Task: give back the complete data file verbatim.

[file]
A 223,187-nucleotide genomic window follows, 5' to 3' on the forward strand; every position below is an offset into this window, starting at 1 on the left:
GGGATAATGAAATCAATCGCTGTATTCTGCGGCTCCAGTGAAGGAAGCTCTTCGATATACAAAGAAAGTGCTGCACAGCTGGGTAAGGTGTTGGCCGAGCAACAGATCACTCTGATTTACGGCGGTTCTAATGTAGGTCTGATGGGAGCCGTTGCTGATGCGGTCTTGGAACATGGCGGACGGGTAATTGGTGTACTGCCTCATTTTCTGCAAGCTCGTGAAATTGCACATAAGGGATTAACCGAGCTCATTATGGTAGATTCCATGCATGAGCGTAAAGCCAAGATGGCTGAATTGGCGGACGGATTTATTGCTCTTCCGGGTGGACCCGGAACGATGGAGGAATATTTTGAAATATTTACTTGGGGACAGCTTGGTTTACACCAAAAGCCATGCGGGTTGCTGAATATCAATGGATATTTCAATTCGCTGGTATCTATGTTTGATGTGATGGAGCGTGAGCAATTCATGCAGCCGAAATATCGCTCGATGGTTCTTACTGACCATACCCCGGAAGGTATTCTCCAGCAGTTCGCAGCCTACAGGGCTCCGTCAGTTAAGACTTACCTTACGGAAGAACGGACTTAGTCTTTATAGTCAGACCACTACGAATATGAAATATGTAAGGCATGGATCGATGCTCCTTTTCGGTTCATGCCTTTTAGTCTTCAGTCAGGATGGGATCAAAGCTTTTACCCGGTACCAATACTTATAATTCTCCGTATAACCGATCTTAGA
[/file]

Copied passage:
A 223,187-nucleotide genomic window follows, 5' to 3' on the forward strand; every position below is an offset into this window, starting at 1 on the left:
GGGATAATGAAATCAATCGCTGTATTCTGCGGCTCCAGTGAAGGAAGCTCTTCGATATACAAAGAAAGTGCTGCACAGCTGGGTAAGGTGTTGGCCGAGCAACAGATCACTCTGATTTACGGCGGTTCTAATGTAGGTCTGATGGGAGCCGTTGCTGATGCGGTCTTGGAACATGGCGGACGGGTAATTGGTGTACTGCCTCATTTTCTGCAAGCTCGTGAAATTGCACATAAGGGATTAACCGAGCTCATTATGGTAGATTCCATGCATGAGCGTAAAGCCAAGATGGCTGAATTGGCGGACGGATTTATTGCTCTTCCGGGTGGACCCGGAACGATGGAGGAATATTTTGAAATATTTACTTGGGGACAGCTTGGTTTACACCAAAAGCCATGCGGGTTGCTGAATATCAATGGATATTTCAATTCGCTGGTATCTATGTTTGATGTGATGGAGCGTGAGCAATTCATGCAGCCGAAATATCGCTCGATGGTTCTTACTGACCATACCCCGGAAGGTATTCTCCAGCAGTTCGCAGCCTACAGGGCTCCGTCAGTTAAGACTTACCTTACGGAAGAACGGACTTAGTCTTTATAGTCAGACCACTACGAATATGAAATATGTAAGGCATGGATCGATGCTCCTTTTCGGTTCATGCCTTTTAGTCTTCAGTCAGGATGGGATCAAAGCTTTTACCCGGTACCAATACTTATAATTCTCCGTATAACCGATCTTAGA